Now all of the sudden the Opportunity Zone initiative has hit us.  For the uninitiated I think of this “Like a 1031 on Steroids” (my phrase).  There is a “good” benefit, a “great” benefit, and an “off-the-charts-benefit” to the real estate world:

  • The “good” benefit is for the investor if it has gains on a sale the investor can effectively “exchange” the gains into an opportunity zone and defer the tax on the gains for up to 8 years and even legitimately avoid some of the gains.

  • The “great” benefit is for the investor that if it invests in an opportunity zone and holds it for ten years then the gain on the investment is tax free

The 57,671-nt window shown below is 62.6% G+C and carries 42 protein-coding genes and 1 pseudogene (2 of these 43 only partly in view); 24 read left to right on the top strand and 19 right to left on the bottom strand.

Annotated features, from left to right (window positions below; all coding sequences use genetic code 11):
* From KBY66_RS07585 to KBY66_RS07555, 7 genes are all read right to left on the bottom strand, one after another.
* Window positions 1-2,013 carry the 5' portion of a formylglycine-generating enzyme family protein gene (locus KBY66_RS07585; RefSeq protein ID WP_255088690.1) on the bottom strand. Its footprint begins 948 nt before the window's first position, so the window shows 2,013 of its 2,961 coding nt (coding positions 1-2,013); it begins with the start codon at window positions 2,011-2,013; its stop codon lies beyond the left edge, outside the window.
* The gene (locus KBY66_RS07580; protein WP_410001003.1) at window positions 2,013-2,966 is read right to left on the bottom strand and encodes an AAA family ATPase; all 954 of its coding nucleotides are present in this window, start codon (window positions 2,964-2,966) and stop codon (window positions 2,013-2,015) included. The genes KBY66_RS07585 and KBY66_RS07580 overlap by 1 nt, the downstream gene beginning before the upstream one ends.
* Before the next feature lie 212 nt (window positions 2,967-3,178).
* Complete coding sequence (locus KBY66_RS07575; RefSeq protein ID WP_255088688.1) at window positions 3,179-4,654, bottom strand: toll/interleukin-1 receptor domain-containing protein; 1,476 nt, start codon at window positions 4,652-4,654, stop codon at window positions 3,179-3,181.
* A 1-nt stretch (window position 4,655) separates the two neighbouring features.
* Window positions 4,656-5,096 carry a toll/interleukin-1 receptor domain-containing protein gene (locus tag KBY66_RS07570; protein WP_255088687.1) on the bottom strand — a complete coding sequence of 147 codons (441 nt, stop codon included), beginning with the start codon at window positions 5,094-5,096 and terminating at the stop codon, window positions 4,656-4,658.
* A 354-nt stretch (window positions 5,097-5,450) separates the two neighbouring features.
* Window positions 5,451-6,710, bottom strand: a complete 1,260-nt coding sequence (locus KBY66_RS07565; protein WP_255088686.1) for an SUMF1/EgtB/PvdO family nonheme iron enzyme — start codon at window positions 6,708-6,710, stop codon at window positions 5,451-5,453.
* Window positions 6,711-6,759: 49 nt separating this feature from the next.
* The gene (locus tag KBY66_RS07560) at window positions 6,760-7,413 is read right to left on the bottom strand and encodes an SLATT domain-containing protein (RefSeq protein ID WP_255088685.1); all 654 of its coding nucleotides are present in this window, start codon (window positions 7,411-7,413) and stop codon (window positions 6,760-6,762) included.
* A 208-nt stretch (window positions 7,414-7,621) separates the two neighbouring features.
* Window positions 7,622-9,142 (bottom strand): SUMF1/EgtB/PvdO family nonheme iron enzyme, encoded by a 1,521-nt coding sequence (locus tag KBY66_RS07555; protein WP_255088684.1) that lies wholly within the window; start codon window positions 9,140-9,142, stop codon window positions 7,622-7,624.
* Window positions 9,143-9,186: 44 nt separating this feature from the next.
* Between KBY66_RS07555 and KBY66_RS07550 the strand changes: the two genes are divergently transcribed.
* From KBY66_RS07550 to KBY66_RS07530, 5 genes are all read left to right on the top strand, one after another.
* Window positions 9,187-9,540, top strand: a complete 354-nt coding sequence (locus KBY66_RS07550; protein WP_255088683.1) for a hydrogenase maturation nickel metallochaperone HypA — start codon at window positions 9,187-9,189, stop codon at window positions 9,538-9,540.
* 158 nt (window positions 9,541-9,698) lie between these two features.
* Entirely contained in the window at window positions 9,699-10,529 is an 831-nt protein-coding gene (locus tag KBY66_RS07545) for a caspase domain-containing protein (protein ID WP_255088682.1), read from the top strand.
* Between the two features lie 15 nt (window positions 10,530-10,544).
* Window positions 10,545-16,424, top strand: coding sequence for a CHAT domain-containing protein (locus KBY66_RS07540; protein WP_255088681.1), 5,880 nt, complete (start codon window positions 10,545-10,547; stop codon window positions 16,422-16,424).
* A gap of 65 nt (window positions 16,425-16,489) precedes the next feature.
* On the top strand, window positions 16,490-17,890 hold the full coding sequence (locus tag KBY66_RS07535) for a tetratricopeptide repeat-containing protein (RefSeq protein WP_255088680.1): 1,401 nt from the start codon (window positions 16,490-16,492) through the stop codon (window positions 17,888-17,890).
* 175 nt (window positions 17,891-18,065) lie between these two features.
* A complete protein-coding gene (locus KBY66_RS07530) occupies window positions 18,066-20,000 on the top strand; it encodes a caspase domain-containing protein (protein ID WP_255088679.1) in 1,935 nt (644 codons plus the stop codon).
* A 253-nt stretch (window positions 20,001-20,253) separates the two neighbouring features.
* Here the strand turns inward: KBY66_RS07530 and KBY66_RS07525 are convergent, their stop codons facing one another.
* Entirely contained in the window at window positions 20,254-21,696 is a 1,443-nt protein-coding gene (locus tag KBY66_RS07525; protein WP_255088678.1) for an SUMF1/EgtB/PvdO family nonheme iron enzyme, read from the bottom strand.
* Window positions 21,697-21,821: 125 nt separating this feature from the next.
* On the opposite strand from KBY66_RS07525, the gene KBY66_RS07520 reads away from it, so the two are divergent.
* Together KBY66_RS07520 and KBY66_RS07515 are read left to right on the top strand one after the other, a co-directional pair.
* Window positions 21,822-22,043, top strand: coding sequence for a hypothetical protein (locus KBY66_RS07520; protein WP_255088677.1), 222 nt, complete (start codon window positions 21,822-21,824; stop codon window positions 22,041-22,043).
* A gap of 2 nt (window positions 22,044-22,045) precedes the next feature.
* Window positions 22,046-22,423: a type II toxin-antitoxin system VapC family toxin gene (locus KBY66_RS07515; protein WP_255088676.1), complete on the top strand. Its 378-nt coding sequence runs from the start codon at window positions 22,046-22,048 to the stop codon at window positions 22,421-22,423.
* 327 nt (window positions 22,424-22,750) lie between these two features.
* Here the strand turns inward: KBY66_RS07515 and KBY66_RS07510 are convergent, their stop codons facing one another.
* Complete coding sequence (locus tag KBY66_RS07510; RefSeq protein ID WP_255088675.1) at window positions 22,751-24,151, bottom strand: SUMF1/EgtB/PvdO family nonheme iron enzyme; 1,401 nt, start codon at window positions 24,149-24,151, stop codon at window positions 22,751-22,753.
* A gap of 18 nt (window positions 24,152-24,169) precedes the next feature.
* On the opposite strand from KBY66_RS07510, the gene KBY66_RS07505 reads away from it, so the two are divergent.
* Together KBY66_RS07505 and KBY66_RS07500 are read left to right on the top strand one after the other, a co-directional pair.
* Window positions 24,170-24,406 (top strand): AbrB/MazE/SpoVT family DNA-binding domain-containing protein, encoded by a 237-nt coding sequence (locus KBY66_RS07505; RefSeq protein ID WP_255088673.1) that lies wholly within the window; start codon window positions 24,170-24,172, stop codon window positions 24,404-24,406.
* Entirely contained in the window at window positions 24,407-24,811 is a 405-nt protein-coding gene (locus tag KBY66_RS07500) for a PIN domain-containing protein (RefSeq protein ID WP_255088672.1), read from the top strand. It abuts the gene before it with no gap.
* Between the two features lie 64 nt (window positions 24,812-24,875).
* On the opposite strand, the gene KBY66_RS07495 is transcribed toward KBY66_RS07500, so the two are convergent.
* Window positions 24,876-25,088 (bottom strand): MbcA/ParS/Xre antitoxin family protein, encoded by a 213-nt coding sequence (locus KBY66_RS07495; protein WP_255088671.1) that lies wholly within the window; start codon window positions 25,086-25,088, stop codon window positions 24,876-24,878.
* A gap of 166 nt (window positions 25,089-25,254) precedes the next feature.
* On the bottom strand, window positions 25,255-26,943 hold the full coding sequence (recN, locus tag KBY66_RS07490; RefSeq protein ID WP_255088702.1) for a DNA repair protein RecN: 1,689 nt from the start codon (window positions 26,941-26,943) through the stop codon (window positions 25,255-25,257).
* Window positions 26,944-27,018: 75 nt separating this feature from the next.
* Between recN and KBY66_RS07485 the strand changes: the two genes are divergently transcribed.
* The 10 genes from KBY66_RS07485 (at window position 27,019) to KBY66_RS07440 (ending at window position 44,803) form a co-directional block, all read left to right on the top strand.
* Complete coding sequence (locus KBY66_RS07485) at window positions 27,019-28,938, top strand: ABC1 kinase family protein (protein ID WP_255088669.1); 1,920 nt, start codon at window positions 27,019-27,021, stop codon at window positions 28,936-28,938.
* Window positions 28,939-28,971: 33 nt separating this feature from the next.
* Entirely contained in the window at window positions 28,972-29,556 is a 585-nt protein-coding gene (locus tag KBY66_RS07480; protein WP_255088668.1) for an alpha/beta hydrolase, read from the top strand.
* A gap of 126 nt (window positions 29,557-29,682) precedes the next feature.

• This is great stuff, but the “off-the-charts benefit” is to the real estate world in that gains from non-real estate assets can be exchanged into Opportunity Zones.

Taking a step back for a moment, consider how much the stock market has gone up in the past few years and created I am guessing a trillion or so.  All of these are untapped capital gains.  And just about every other asset class has gone up in value too in the past ten years.  The Economic Innovation Group says there are $6T – that is SIX TRILLION DOLLARS -- of untapped gains.
 
What does this mean for us in the real estate world?  Here are my takeaways: